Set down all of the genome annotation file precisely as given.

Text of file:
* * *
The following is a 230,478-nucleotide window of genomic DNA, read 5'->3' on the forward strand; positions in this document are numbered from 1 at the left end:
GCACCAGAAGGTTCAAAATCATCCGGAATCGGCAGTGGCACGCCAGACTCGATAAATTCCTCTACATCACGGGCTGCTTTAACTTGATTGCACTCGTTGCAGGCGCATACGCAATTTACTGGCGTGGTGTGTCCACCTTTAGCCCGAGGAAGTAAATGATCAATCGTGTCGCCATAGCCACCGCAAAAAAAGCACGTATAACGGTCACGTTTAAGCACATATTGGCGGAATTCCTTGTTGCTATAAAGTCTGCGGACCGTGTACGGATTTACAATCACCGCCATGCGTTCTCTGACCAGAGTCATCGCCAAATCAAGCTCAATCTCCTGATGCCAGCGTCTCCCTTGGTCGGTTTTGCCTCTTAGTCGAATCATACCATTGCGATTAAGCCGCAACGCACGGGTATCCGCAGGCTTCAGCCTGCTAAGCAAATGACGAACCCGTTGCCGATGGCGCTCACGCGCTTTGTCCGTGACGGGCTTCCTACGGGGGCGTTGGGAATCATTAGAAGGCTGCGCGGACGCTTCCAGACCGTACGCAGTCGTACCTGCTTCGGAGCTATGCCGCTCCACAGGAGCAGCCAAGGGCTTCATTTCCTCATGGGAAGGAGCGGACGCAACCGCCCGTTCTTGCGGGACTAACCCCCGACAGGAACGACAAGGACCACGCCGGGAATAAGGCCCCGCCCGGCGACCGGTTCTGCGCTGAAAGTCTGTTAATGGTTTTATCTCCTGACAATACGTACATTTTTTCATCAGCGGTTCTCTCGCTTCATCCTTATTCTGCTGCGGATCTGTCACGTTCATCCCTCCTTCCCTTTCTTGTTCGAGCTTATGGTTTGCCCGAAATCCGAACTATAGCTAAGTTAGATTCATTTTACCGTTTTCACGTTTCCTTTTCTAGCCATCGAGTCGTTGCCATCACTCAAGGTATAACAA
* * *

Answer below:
The following is a 230,478-nucleotide window of genomic DNA, read 5'->3' on the forward strand; positions in this document are numbered from 1 at the left end:
GCACCAGAAGGTTCAAAATCATCCGGAATCGGCAGTGGCACGCCAGACTCGATAAATTCCTCTACATCACGGGCTGCTTTAACTTGATTGCACTCGTTGCAGGCGCATACGCAATTTACTGGCGTGGTGTGTCCACCTTTAGCCCGAGGAAGTAAATGATCAATCGTGTCGCCATAGCCACCGCAAAAAAAGCACGTATAACGGTCACGTTTAAGCACATATTGGCGGAATTCCTTGTTGCTATAAAGTCTGCGGACCGTGTACGGATTTACAATCACCGCCATGCGTTCTCTGACCAGAGTCATCGCCAAATCAAGCTCAATCTCCTGATGCCAGCGTCTCCCTTGGTCGGTTTTGCCTCTTAGTCGAATCATACCATTGCGATTAAGCCGCAACGCACGGGTATCCGCAGGCTTCAGCCTGCTAAGCAAATGACGAACCCGTTGCCGATGGCGCTCACGCGCTTTGTCCGTGACGGGCTTCCTACGGGGGCGTTGGGAATCATTAGAAGGCTGCGCGGACGCTTCCAGACCGTACGCAGTCGTACCTGCTTCGGAGCTATGCCGCTCCACAGGAGCAGCCAAGGGCTTCATTTCCTCATGGGAAGGAGCGGACGCAACCGCCCGTTCTTGCGGGACTAACCCCCGACAGGAACGACAAGGACCACGCCGGGAATAAGGCCCCGCCCGGCGACCGGTTCTGCGCTGAAAGTCTGTTAATGGTTTTATCTCCTGACAATACGTACATTTTTTCATCAGCGGTTCTCTCGCTTCATCCTTATTCTGCTGCGGATCTGTCACGTTCATCCCTCCTTCCCTTTCTTGTTCGAGCTTATGGTTTGCCCGAAATCCGAACTATAGCTAAGTTAGATTCATTTTACCGTTTTCACGTTTCCTTTTCTAGCCATCGAGTCGTTGCCATCACTCAAGGTATAACAA